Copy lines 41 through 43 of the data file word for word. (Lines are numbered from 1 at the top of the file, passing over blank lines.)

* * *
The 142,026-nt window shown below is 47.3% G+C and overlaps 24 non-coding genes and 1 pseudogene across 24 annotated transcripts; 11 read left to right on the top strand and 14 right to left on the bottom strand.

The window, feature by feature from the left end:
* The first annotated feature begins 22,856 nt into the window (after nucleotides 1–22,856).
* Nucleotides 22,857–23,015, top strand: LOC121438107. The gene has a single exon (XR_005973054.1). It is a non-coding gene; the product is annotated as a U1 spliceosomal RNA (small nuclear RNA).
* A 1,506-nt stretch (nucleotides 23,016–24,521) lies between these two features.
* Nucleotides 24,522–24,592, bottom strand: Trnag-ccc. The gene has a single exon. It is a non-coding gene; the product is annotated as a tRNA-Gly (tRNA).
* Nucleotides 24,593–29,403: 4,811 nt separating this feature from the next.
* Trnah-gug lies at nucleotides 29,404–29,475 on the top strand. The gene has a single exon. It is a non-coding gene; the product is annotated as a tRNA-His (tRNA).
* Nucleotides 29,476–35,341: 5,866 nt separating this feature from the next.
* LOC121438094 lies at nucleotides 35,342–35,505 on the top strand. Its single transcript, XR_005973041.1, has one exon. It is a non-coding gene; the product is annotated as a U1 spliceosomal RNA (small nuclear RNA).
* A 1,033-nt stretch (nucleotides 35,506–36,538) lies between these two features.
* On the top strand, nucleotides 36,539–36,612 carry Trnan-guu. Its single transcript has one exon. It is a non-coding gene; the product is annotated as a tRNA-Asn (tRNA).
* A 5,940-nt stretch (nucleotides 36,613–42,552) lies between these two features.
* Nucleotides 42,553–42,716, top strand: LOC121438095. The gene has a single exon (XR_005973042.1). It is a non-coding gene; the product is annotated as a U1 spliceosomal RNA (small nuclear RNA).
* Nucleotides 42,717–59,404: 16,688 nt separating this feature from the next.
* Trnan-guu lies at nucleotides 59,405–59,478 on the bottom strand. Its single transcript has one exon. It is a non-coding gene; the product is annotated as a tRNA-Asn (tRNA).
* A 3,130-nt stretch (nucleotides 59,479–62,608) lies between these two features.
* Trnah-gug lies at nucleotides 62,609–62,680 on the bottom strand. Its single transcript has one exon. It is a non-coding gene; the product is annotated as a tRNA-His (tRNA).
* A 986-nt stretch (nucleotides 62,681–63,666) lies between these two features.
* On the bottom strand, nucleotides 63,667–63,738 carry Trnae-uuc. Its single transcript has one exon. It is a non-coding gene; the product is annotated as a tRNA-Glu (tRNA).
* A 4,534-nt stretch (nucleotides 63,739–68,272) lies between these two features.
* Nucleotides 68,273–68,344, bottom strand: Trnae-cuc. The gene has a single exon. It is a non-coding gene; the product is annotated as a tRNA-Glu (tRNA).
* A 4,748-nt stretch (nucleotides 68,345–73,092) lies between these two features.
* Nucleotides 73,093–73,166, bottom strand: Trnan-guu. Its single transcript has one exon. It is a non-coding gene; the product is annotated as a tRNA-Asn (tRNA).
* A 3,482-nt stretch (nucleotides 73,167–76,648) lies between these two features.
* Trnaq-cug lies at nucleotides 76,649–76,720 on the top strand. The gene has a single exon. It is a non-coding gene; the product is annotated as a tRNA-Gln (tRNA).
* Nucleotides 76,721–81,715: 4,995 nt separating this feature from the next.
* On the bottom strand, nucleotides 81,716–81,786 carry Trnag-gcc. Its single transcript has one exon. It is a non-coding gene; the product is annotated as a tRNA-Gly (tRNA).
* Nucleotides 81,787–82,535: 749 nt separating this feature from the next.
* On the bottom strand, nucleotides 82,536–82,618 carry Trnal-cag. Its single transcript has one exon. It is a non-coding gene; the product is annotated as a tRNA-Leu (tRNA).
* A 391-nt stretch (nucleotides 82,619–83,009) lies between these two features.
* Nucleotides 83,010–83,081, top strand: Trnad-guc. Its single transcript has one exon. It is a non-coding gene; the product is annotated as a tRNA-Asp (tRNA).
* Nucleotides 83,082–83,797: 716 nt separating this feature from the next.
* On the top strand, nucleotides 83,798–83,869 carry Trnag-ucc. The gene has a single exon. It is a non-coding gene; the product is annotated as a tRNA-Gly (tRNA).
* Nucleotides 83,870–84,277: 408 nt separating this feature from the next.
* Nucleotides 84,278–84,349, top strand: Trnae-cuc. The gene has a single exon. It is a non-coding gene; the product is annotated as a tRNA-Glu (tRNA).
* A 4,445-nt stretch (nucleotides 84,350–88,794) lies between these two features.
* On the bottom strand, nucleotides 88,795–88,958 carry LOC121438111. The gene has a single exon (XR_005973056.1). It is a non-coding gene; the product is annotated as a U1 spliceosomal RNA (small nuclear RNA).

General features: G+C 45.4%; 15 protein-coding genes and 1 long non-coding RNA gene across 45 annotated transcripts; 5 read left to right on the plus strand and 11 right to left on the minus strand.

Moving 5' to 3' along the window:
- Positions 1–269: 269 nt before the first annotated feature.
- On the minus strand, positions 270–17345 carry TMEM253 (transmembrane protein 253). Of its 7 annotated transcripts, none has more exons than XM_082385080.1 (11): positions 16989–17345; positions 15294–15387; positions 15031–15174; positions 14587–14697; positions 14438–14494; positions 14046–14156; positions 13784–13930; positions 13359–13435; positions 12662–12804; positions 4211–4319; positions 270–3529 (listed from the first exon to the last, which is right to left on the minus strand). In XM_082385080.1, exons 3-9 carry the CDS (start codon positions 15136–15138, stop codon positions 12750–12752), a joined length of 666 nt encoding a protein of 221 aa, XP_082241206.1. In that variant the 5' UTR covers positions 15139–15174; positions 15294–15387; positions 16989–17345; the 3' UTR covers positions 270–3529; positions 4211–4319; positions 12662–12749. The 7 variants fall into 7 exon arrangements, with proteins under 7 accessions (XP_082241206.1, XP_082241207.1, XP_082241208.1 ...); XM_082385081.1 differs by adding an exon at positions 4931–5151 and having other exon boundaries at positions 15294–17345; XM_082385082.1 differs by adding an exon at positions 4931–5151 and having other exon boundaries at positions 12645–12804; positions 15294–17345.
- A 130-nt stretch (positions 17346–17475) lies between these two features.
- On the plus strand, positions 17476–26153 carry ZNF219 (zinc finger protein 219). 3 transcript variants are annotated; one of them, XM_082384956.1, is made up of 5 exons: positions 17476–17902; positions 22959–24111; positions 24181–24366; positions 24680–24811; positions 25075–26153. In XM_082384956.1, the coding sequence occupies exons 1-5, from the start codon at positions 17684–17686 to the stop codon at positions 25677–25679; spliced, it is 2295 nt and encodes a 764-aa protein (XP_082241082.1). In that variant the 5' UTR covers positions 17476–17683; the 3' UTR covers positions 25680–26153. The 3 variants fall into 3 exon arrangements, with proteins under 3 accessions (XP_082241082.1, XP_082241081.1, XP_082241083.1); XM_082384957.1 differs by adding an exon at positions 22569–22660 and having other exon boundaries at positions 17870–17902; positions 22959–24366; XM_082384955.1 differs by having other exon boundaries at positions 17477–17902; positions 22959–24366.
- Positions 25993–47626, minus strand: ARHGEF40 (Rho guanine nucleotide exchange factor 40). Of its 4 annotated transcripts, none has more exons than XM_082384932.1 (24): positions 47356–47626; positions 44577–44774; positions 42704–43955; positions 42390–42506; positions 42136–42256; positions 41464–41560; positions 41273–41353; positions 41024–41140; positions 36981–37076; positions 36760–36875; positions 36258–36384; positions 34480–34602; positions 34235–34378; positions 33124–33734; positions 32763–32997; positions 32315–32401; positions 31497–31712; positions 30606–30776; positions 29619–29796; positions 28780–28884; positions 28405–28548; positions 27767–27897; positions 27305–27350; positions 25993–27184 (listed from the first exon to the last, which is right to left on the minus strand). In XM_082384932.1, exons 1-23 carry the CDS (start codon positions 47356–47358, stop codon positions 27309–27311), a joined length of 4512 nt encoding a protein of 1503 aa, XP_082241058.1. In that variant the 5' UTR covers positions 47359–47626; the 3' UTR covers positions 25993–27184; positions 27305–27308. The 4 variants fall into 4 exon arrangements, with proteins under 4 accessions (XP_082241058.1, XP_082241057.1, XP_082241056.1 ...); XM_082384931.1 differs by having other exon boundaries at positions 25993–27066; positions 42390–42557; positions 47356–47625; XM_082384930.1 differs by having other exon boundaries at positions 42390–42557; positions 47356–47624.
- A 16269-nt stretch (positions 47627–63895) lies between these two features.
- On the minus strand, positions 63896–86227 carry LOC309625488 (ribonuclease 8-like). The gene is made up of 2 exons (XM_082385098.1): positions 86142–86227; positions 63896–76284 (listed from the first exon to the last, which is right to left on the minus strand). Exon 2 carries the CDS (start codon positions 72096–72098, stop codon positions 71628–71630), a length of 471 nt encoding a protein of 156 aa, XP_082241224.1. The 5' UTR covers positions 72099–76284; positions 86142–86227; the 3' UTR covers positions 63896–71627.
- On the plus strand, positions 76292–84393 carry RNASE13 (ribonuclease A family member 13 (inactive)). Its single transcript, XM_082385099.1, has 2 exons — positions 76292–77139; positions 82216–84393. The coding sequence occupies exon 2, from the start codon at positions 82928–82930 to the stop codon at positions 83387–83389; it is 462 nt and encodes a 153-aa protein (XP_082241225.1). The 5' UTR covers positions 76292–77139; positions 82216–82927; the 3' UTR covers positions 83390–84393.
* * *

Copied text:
- Positions 1–269: 269 nt before the first annotated feature.
- On the minus strand, positions 270–17345 carry TMEM253 (transmembrane protein 253). Of its 7 annotated transcripts, none has more exons than XM_082385080.1 (11): positions 16989–17345; positions 15294–15387; positions 15031–15174; positions 14587–14697; positions 14438–14494; positions 14046–14156; positions 13784–13930; positions 13359–13435; positions 12662–12804; positions 4211–4319; positions 270–3529 (listed from the first exon to the last, which is right to left on the minus strand). In XM_082385080.1, exons 3-9 carry the CDS (start codon positions 15136–15138, stop codon positions 12750–12752), a joined length of 666 nt encoding a protein of 221 aa, XP_082241206.1. In that variant the 5' UTR covers positions 15139–15174; positions 15294–15387; positions 16989–17345; the 3' UTR covers positions 270–3529; positions 4211–4319; positions 12662–12749. The 7 variants fall into 7 exon arrangements, with proteins under 7 accessions (XP_082241206.1, XP_082241207.1, XP_082241208.1 ...); XM_082385081.1 differs by adding an exon at positions 4931–5151 and having other exon boundaries at positions 15294–17345; XM_082385082.1 differs by adding an exon at positions 4931–5151 and having other exon boundaries at positions 12645–12804; positions 15294–17345.
- A 130-nt stretch (positions 17346–17475) lies between these two features.